Specificity + frequent practice = success. It is so obvious, most people dont get it. Once I came across a question posted on a popular powerlifting website by a young Marine: how should he train to be able to do more chin-ups. I was amused when I read the arcane and non-specific advice the trooper had received: straight-arm pull-downs, reverse curls, avoiding the negative part of the chin-up every third workout. I had a radical thought: if you want to get good at chin-ups, why not try to do, a lot of chin-ups? Just a couple of months earlier I had put my father-in-law Roger Antonson, incidentally an ex-Marine, on a program which required him to do an easy five chins every time he went down to his basement. Each day he would total between twenty-five and a hundred chin-ups hardly breaking a sweat. Every month or so Roger would take a few days off and then test himself. Before you knew it, the old leatherneck could knock off twenty consecutive chins, more than he could do forty years ago during his service with the few good men!
A few months later Roger sold his house and moved to an apartment. A paranoid Stalinist that I am, I suspected that he plotted to work around the chin every time you go to the basement clause. By the degree of the Politbureau Comrade Antonson was issued one of those Door Gym pull-up bars. Roger wisely conceded to the will of the Party and carried on with his “grease the chin-up groove” program. Roger Ivanovichs next objective is a one-arm chin. He just does not know it yet.
My father, a Soviet Army officer, had me follow an identical routine in my early testosterone years. My parents apartment had a built in storage space above the kitchen door (it is a Russian design, you wouldn’t understand). Every time I left the kitchen I would hang on to the ledge and crank out as many fingertip pull-ups as I could without struggle. Consequently, high school pull-up tests were a breeze.
Both Roger and I got stronger through the process of synaptic facilitation. Neurogeeks never got around to telling iron heads that repetitive and reasonably intense stimulation of a motoneuron increases the strength of its synaptic connections and may even form new synapses. Translated in English it means that multiple repetitions of a bench press will “grease up” this powerlifts groove. More “juice” will reach the muscle when you are benching your max. The muscle will contract harder and you will have a new PR to brag about. Four times powerlifting world record holder Dr. Judd Biasiotto set up a bench in his kitchen, got in the habit of hitting it every time he was in the area and put up a 319BP @ 132!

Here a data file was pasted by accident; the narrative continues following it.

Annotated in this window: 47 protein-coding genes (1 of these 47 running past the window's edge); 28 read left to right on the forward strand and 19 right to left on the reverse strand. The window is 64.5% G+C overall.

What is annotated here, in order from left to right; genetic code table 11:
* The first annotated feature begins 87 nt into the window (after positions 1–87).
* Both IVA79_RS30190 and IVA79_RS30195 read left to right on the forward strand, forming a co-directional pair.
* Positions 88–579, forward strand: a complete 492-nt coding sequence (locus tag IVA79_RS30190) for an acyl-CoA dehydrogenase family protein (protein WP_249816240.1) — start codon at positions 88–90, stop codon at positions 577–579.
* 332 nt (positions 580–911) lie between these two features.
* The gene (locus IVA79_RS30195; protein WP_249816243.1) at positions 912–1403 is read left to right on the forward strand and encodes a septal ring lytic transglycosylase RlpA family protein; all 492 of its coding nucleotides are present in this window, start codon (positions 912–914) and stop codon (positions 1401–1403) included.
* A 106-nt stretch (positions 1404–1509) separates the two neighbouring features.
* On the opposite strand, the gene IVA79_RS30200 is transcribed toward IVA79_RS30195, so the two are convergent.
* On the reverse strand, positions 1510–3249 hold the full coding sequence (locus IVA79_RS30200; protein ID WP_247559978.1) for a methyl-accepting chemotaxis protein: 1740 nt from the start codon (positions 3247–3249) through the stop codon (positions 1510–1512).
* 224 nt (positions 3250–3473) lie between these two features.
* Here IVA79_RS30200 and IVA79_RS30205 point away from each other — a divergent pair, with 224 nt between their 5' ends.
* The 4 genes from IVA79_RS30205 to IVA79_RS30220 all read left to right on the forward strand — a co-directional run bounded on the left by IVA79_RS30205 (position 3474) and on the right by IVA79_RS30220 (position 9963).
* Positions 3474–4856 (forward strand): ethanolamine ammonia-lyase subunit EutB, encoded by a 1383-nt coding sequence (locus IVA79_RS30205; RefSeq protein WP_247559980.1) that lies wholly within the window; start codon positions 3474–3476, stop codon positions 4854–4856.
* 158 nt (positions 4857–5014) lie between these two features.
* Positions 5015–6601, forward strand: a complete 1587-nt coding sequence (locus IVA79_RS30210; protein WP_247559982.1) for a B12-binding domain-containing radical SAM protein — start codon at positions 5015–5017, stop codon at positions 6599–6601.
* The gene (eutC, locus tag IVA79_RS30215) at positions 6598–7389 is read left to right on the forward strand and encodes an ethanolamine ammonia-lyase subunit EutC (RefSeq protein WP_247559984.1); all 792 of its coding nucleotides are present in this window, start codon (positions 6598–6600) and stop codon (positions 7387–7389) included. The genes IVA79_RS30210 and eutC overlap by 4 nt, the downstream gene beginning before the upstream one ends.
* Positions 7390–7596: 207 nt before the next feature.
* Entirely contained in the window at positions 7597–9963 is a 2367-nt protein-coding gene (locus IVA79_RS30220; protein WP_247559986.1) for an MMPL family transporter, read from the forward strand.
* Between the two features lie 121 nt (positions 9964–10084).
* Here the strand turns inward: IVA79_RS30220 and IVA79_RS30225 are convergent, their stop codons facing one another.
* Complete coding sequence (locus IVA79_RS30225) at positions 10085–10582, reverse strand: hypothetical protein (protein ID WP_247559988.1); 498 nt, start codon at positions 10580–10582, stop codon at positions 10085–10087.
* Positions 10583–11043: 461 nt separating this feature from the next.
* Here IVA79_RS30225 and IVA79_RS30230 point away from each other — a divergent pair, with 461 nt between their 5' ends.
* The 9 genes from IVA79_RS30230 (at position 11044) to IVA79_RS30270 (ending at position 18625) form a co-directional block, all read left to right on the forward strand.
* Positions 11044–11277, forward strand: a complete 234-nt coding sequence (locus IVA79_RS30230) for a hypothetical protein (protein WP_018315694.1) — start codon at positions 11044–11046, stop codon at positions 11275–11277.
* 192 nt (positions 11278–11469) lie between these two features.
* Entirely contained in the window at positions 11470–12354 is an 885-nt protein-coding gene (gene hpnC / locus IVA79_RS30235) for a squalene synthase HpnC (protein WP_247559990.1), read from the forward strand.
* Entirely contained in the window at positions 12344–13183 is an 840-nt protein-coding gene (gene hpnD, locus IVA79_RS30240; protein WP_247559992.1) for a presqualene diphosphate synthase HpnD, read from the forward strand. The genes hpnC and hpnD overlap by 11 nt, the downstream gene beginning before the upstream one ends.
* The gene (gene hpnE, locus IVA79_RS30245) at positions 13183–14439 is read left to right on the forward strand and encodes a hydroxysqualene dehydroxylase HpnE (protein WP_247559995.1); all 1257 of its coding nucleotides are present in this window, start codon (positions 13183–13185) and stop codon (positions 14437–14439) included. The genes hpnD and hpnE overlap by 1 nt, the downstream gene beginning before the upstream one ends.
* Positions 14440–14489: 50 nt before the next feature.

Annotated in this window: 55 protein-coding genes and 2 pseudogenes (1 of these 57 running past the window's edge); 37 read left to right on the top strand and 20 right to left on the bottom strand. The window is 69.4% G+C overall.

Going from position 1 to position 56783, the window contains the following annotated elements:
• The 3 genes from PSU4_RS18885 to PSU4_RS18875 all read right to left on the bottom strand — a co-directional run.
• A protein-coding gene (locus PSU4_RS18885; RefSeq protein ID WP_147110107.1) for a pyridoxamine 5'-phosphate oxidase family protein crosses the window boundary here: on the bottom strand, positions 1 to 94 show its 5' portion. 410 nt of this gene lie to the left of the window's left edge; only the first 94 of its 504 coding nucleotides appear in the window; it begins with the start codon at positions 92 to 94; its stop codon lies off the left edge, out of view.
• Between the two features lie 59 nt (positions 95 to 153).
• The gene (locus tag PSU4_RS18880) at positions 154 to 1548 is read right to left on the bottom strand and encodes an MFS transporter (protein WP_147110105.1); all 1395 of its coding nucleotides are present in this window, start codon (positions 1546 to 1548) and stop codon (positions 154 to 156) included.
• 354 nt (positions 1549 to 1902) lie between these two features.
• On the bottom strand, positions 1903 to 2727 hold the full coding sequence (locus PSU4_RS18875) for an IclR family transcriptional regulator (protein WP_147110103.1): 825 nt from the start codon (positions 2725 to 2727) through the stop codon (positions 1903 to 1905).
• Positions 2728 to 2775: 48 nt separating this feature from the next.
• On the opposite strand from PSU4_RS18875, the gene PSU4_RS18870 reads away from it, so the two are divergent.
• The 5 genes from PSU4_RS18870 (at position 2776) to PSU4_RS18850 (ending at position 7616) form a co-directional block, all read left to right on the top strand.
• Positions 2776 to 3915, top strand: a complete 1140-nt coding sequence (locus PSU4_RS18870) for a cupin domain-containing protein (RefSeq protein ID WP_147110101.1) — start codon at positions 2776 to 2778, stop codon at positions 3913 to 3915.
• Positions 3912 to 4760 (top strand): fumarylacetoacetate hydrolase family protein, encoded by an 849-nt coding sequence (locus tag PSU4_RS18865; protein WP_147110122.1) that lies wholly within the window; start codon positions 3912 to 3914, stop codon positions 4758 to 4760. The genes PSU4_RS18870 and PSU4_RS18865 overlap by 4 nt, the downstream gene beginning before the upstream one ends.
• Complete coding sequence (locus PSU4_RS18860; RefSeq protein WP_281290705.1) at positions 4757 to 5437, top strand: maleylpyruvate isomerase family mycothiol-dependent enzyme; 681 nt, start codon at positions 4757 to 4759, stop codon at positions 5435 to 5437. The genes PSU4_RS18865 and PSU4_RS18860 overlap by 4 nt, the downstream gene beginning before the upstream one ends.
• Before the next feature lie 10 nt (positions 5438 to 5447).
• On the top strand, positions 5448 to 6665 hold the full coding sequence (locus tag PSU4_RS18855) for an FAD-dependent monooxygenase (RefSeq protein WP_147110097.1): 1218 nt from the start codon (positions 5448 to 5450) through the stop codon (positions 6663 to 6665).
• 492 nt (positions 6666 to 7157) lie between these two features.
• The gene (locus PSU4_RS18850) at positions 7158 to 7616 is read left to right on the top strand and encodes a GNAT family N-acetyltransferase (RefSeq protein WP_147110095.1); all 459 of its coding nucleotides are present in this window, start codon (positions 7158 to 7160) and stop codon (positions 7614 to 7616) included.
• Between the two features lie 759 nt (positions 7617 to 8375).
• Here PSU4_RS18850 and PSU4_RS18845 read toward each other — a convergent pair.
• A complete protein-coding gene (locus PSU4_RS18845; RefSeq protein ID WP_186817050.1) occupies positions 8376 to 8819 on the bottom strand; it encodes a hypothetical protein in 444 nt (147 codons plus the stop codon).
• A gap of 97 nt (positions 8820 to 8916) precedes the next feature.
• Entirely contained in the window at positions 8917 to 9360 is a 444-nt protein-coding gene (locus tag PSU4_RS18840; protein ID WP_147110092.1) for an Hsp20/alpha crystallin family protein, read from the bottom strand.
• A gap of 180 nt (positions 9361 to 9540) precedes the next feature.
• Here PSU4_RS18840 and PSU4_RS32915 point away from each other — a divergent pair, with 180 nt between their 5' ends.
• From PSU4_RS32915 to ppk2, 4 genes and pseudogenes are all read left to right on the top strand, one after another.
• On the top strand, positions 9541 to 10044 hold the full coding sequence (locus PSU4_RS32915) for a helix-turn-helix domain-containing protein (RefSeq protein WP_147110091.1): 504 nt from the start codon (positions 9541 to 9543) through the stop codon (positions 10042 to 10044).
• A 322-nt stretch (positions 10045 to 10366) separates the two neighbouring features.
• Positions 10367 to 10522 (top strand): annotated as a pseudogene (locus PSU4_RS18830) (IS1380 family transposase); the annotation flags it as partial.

Obviously, you do not have to be a Commie weightlifter with Rocky IV pharmacy to benefit from high volume heavy training. Here is how you can to set up a “grease the groove” program for one rep max strength or for strength endurance in your dungeon:
The science of motor learning explains that an extreme, all out movement is operated by a program different from that used for the identical task performed at a moderate intensity. As far as your nervous system is concerned, throwing a football for maximum distance is a totally different ball game than passing it ten yards, no pun intended. According to Russian scientist Matveyev (yeah, the chap who invented periodization), you must train with at least 80% 1RM weights if you intend to make a noticeable impact on your max. According to Prof. Verkhoshansky, another mad scientist from the Empire of Evil, for elite athletes this minimal load is even higher -85% 1RM. Yet many comrades will be very successful greasing the groove with 60-80% weights as long they emphasize the competitive technique -high tension, Power Breathing, etc.
Naturally, if you are training for strength endurance rather than absolute strength, you should train with lighter loads. To meet the Soviet Special Forces pull-up standard of eighteen consecutive dead hang reps stick to your bodyweight plus heavy regulation boots.
It is critical for the programs success that you avoid muscle failure as aerobic classes and rice cakes. Do not come even close to failure, whether you train for max or repetitions! A triple with a five-rep max or ten pull-ups if twenty is your PR will do the trick. The secret to this workout is performing a lot of work with reasonably heavy weights. Pushing to exhaustion will burn out your neuromuscular system and force you to cut back on the weights or tonnage.
According to former world weight lifting champion Prof. Arkady Vorobyev, one to six reps are optimal for training of high caliber weightlifters and increasing this number hinders strength development. Or, as Luke Iams put it, Anything over six reps is bodybuilding.